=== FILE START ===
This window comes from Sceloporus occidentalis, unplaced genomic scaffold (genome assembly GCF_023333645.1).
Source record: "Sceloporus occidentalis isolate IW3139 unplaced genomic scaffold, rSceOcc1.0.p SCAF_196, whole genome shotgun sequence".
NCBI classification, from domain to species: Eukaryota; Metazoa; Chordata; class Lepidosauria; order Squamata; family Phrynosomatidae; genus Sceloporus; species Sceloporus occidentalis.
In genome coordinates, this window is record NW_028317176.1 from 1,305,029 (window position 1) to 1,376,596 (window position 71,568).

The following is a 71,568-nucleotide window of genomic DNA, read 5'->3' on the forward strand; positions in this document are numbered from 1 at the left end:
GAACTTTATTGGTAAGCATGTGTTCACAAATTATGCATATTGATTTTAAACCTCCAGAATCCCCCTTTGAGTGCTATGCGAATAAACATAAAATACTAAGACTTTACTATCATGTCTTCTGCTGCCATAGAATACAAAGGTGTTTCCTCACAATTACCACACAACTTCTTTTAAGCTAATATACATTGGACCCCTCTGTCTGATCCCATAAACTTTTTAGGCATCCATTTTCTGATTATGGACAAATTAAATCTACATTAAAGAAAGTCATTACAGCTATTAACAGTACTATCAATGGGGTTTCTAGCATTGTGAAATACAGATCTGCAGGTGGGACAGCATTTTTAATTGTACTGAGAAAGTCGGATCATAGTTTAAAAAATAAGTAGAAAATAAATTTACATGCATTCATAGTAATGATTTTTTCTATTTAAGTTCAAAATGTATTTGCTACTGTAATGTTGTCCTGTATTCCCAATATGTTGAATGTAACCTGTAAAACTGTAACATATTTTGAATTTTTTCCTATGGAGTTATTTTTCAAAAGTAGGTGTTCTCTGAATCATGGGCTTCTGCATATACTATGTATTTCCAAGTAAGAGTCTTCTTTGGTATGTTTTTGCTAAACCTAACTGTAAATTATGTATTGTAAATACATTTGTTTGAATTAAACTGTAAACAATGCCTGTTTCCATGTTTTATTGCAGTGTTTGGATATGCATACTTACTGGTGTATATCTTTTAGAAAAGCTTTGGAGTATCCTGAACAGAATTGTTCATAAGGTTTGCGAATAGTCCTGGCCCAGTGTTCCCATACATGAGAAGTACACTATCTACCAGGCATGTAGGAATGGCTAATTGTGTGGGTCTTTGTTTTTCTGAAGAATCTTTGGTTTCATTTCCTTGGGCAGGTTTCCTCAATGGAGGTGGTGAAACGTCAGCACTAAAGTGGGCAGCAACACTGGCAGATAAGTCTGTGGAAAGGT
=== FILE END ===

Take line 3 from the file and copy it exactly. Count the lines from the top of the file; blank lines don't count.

NCBI classification, from domain to species: Eukaryota; Metazoa; Chordata; class Lepidosauria; order Squamata; family Phrynosomatidae; genus Sceloporus; species Sceloporus occidentalis.